Ratings: The Turn of the Screw: Mature audiences. 85 minutes. The Haunting of Bly Manor: 16+ (9 episodes).
Promising Young Woman
A gritty thriller that is headed for Oscar recognition, by virtue of its feminist revenge theme and embrace of the MeToo movement, which is heavily promoted by Hollywood celebrities. This does not detract from Carey Mulligan’s performance in the lead role, or the skills of English writer-director Emerald Fennell, who was behind the second season of Killing Eve. Mulligan’s character was traumatised when her friend became the victim of a Roastbusters-like incident at medical school. Now in her 30s, and still living at home with her parents, she engineers encounters with men to mete out retribution, culminating with those responsible for ruining her life.
Rating: Restricted to audiences over 18. 113 minutes.
Naomi Watts repeats her role as an Australian mother whose holiday in Thailand brings life-changing tragedy. In The Impossible (2012) she battled to save her family in the 2004 Boxing Day tsunami. This time, she is playing the real-life Sam Bloom, who is crippled after falling off a hotel balcony. Back home, at Sydney’s northern beaches suburb of Newport, she confines herself to bed or a wheelchair, seeing herself as a burden on her husband and their two sons. That changes when one of the boys adopts an injured magpie, which they call Penguin. The father, photographer Cameron Bloom (Andrew Lincoln), generated widespread interest with a book describing how the bird’s playful behaviour and resilience lifted the family’s spirits. Sam transforms her former love of surfing into success as a kayaker, under a sympathetic coach (Rachel House). This is a fulfilling feel-good story, marred only by the decision to use the actual Bloom residence, which has spectacular views, but which results in poorly lit interior scenes.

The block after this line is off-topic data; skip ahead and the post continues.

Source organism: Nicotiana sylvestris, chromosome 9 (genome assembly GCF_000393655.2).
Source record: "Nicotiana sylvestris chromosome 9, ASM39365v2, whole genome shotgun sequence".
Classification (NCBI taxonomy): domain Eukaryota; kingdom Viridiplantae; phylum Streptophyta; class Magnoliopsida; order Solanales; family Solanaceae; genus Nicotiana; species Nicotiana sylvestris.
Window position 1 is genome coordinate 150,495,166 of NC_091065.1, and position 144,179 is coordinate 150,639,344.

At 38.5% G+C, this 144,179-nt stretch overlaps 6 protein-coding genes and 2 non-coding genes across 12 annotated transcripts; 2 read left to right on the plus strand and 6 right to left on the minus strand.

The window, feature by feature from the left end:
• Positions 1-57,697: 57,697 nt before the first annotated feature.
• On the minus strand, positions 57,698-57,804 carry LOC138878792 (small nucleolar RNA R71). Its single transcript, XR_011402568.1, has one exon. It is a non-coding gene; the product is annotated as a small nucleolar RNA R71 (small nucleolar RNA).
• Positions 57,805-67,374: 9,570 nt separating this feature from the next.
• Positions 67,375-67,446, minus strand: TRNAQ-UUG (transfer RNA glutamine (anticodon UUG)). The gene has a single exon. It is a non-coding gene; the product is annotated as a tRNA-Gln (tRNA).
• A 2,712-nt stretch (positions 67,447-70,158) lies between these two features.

Rating: Parental guidance. 95 minutes.
One Night in Miami
Also tipped for an Oscar or two is this star-powered line-up, at least in its real-life personalities, based on Kemp Powers’s play that fictionalised a post-match gathering in 1964, when Cassius Clay (as he was then) unexpectedly beat Sonny Liston for the world heavyweight boxing championship. The host was black power advocate Malcolm X (Kingsley Ben-Adir), who was planning to break away from the Nation of Islam and to announce that Clay (Eli Goree) would become Muhammad Ali. Also attending, but more interested in race politics than religion, were American gridiron and soon Hollywood action star Jim Brown (Aldis Hodge) and soul singer Sam Cooke (Leslie Odom Jr). Each has to critique and justify their respective views, giving an insight into racial attitudes at the time. Malcolm X was assassinated 12 months later, and Cooke would not live to see out the year. Director Regina King, star of Jerry Maguire (1996) and in her feature debut, brings out the best in her strong cast.
Amazon rating: 18+. 114 minutes.